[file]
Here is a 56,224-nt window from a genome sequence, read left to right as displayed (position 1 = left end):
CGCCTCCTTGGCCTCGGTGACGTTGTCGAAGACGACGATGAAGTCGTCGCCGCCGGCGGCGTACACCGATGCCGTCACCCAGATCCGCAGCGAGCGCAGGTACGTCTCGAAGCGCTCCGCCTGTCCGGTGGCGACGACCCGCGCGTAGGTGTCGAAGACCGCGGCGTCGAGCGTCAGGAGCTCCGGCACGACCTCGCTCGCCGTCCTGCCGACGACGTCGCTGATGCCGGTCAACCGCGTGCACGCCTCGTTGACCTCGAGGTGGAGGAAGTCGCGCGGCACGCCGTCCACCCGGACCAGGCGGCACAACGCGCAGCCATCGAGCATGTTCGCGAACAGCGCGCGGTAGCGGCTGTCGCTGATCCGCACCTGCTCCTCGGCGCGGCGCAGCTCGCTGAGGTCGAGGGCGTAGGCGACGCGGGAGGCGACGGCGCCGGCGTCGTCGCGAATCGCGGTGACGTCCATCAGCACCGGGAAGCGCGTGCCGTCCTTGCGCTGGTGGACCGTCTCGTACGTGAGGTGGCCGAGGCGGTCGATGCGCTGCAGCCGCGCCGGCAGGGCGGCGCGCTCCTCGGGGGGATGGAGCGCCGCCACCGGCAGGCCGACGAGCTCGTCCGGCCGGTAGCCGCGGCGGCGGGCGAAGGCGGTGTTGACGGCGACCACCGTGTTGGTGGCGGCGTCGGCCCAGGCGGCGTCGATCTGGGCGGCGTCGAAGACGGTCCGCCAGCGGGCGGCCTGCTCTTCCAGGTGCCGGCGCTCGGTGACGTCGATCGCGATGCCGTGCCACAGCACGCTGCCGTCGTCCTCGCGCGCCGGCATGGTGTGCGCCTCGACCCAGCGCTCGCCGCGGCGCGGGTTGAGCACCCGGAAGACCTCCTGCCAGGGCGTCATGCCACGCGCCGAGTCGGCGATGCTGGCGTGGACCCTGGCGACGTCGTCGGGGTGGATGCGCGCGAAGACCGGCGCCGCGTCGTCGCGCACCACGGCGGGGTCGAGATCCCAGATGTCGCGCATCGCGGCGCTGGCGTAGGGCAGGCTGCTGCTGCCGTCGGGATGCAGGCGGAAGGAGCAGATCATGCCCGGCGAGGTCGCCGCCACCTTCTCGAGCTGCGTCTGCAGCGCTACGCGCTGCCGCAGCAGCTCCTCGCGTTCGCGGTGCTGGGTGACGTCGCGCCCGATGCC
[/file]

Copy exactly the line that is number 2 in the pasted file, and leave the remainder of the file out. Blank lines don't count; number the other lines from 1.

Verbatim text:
CGCCTCCTTGGCCTCGGTGACGTTGTCGAAGACGACGATGAAGTCGTCGCCGCCGGCGGCGTACACCGATGCCGTCACCCAGATCCGCAGCGAGCGCAGGTACGTCTCGAAGCGCTCCGCCTGTCCGGTGGCGACGACCCGCGCGTAGGTGTCGAAGACCGCGGCGTCGAGCGTCAGGAGCTCCGGCACGACCTCGCTCGCCGTCCTGCCGACGACGTCGCTGATGCCGGTCAACCGCGTGCACGCCTCGTTGACCTCGAGGTGGAGGAAGTCGCGCGGCACGCCGTCCACCCGGACCAGGCGGCACAACGCGCAGCCATCGAGCATGTTCGCGAACAGCGCGCGGTAGCGGCTGTCGCTGATCCGCACCTGCTCCTCGGCGCGGCGCAGCTCGCTGAGGTCGAGGGCGTAGGCGACGCGGGAGGCGACGGCGCCGGCGTCGTCGCGAATCGCGGTGACGTCCATCAGCACCGGGAAGCGCGTGCCGTCCTTGCGCTGGTGGACCGTCTCGTACGTGAGGTGGCCGAGGCGGTCGATGCGCTGCAGCCGCGCCGGCAGGGCGGCGCGCTCCTCGGGGGGATGGAGCGCCGCCACCGGCAGGCCGACGAGCTCGTCCGGCCGGTAGCCGCGGCGGCGGGCGAAGGCGGTGTTGACGGCGACCACCGTGTTGGTGGCGGCGTCGGCCCAGGCGGCGTCGATCTGGGCGGCGTCGAAGACGGTCCGCCAGCGGGCGGCCTGCTCTTCCAGGTGCCGGCGCTCGGTGACGTCGATCGCGATGCCGTGCCACAGCACGCTGCCGTCGTCCTCGCGCGCCGGCATGGTGTGCGCCTCGACCCAGCGCTCGCCGCGGCGCGGGTTGAGCACCCGGAAGACCTCCTGCCAGGGCGTCATGCCACGCGCCGAGTCGGCGATGCTGGCGTGGACCCTGGCGACGTCGTCGGGGTGGATGCGCGCGAAGACCGGCGCCGCGTCGTCGCGCACCACGGCGGGGTCGAGATCCCAGATGTCGCGCATCGCGGCGCTGGCGTAGGGCAGGCTGCTGCTGCCGTCGGGATGCAGGCGGAAGGAGCAGATCATGCCCGGCGAGGTCGCCGCCACCTTCTCGAGCTGCGTCTGCAGCGCTACGCGCTGCCGCAGCAGCTCCTCGCGTTCGCGGTGCTGGGTGACGTCGCGCCCGATGCC